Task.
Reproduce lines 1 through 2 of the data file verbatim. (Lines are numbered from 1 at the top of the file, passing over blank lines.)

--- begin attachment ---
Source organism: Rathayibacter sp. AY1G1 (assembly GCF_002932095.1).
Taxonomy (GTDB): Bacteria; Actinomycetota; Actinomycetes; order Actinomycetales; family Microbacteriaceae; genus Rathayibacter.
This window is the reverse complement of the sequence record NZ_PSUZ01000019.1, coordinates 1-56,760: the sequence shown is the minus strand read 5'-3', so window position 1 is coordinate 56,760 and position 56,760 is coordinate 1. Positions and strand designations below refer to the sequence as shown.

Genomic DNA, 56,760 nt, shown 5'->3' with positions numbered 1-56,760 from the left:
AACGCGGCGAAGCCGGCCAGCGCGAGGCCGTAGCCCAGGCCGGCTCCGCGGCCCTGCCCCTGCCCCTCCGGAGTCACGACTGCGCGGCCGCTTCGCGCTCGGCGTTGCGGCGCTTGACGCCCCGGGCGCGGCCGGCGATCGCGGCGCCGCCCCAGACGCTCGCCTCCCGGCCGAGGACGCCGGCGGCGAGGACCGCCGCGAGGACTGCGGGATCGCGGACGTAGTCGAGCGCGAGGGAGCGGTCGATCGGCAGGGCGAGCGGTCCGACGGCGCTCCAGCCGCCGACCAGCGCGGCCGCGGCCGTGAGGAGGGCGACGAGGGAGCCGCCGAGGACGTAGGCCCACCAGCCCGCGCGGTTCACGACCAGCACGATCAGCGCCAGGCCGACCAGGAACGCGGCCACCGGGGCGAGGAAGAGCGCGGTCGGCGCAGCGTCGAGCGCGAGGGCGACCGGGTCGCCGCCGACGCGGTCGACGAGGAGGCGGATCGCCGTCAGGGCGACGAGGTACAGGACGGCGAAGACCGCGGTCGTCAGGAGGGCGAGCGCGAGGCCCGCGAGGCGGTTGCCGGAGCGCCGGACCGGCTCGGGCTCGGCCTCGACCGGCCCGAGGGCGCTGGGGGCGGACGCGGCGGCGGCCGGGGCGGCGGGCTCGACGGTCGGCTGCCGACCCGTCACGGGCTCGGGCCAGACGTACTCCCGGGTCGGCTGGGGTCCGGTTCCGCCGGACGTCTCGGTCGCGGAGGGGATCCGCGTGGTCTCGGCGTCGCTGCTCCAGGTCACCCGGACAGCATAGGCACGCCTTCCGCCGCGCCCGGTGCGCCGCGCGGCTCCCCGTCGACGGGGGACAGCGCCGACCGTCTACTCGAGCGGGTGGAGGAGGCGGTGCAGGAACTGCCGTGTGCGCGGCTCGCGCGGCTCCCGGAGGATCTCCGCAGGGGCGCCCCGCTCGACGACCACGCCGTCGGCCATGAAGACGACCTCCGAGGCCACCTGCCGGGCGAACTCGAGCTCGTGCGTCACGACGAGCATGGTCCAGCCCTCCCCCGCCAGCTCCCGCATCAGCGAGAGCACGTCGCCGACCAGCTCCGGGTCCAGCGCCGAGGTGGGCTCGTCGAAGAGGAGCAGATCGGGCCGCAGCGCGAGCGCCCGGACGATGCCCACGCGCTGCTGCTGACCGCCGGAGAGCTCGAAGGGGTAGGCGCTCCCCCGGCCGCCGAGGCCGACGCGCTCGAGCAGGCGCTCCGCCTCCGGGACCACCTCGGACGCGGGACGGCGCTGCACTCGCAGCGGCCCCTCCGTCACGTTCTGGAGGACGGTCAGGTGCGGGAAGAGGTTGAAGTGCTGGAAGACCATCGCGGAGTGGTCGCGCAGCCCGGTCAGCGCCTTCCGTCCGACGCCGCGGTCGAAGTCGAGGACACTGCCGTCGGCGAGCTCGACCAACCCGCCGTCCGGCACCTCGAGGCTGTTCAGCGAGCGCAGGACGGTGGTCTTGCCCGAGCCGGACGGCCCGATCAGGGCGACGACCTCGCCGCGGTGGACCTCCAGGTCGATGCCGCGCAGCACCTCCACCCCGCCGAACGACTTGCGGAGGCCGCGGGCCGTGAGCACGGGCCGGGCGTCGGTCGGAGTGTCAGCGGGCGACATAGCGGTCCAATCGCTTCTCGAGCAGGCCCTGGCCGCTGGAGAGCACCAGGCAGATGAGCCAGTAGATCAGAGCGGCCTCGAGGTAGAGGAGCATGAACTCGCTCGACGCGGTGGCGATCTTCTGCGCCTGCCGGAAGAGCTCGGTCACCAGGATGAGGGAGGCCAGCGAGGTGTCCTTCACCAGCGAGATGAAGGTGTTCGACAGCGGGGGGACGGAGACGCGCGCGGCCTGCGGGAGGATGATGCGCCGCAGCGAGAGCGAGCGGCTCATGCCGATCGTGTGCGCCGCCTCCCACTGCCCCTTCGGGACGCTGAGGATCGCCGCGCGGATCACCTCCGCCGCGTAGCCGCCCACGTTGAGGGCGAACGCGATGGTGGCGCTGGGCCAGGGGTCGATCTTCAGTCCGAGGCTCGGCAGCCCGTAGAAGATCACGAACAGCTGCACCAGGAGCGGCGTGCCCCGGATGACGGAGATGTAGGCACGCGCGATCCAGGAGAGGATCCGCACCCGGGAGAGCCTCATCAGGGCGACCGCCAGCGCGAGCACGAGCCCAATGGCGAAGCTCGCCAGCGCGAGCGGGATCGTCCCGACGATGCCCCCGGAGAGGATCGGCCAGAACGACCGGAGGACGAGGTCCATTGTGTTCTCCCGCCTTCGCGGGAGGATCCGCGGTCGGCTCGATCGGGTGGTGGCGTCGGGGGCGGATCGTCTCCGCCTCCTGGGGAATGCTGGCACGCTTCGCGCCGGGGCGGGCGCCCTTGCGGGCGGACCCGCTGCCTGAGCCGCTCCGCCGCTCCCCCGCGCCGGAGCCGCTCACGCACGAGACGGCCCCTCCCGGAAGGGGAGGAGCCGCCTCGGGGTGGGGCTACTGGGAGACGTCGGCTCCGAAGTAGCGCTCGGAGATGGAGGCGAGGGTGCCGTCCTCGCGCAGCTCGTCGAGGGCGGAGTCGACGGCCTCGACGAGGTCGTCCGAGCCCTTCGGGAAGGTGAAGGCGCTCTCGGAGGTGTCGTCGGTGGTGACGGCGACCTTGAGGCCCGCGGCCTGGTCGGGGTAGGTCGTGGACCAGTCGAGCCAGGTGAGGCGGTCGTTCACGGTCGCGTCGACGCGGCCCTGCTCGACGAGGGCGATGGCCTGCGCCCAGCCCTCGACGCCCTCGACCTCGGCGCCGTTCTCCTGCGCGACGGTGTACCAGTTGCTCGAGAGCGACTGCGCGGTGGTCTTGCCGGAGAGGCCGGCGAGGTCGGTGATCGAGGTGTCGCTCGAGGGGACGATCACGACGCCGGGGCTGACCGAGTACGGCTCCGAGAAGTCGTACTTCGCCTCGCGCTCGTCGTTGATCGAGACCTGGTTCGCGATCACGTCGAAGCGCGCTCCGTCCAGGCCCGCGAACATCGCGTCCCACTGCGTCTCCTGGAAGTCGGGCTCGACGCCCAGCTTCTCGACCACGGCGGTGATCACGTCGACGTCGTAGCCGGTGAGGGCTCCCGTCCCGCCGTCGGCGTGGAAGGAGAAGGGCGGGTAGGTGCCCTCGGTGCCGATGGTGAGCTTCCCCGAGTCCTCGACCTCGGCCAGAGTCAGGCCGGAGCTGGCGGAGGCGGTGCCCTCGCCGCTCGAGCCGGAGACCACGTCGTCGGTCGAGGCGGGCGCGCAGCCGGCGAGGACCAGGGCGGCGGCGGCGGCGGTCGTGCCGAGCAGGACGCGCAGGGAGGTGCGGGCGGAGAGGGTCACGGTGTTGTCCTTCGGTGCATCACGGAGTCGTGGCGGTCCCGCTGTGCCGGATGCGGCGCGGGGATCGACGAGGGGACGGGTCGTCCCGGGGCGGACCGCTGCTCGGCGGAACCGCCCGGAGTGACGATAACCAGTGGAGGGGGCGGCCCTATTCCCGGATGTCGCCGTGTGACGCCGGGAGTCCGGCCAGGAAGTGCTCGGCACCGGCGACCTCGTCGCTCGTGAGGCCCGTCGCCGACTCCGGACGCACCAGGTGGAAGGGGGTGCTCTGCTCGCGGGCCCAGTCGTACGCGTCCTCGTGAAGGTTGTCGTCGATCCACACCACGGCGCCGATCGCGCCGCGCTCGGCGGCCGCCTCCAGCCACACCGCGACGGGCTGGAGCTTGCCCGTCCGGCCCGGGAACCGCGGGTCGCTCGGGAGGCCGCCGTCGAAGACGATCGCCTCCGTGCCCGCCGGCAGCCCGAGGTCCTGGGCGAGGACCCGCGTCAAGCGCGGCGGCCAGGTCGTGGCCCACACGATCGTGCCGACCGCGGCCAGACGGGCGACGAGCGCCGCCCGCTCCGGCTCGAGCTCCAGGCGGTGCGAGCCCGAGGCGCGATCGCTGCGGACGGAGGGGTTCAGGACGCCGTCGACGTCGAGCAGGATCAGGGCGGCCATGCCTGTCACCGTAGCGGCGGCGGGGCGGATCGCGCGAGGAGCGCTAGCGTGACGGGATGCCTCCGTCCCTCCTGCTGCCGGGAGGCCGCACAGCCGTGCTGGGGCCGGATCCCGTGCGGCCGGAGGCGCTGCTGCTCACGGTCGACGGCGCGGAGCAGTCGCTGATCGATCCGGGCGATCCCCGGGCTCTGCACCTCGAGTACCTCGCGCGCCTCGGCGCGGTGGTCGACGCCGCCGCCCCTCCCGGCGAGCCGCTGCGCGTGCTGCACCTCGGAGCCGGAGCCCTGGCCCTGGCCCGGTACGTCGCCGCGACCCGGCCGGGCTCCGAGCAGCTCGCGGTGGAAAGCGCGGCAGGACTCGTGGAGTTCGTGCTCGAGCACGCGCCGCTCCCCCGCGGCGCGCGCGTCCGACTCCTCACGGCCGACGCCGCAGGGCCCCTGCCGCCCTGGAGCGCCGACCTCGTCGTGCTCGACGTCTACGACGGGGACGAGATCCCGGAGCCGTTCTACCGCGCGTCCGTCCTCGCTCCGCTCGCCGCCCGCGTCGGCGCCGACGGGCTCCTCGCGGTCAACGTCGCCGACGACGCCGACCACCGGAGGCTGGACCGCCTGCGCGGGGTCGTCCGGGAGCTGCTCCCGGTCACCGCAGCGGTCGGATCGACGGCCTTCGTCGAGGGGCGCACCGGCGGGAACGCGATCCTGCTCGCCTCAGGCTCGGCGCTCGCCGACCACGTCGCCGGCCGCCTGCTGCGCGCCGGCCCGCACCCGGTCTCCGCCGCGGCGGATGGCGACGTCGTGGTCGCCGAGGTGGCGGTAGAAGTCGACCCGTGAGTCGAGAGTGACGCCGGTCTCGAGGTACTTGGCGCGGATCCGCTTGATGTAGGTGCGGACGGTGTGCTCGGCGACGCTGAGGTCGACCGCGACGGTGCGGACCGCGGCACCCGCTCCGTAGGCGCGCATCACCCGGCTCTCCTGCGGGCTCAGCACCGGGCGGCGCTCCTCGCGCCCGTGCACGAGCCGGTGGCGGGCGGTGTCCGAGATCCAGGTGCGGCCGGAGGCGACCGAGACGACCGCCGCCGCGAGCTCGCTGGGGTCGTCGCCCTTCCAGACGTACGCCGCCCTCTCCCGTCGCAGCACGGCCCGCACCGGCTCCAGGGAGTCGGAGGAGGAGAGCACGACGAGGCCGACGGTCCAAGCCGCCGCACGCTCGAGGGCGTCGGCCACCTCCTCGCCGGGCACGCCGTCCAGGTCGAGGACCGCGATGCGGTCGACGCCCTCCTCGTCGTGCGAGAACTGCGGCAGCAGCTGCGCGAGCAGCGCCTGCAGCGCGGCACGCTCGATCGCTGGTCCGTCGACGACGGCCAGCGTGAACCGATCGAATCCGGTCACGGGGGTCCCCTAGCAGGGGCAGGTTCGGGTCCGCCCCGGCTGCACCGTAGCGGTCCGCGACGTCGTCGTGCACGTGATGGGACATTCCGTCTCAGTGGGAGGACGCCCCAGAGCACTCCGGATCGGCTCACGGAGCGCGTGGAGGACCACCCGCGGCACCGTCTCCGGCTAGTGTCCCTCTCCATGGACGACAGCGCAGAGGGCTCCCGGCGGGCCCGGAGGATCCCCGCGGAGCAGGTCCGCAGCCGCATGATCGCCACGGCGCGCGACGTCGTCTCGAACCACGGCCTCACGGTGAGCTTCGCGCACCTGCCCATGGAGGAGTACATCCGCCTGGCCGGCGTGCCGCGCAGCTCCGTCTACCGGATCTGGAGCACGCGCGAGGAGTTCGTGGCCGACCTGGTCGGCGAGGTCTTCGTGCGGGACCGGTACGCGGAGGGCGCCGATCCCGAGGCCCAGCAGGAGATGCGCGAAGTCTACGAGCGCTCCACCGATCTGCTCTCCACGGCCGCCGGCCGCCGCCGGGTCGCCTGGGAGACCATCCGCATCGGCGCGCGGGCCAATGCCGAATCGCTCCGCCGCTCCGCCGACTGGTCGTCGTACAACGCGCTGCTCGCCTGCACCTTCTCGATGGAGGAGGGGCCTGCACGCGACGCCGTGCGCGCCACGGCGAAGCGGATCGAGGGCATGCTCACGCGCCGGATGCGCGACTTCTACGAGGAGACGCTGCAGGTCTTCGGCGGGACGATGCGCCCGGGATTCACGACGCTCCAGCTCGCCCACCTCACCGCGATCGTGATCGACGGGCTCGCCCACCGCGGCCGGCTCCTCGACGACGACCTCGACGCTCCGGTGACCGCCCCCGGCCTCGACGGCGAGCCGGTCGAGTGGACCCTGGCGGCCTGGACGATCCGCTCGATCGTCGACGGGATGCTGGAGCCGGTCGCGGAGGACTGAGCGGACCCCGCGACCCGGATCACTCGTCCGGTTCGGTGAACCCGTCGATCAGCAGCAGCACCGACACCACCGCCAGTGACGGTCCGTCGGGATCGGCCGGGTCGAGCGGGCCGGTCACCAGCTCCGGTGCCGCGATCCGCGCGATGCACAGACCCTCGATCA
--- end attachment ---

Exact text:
Source organism: Rathayibacter sp. AY1G1 (assembly GCF_002932095.1).
Taxonomy (GTDB): Bacteria; Actinomycetota; Actinomycetes; order Actinomycetales; family Microbacteriaceae; genus Rathayibacter.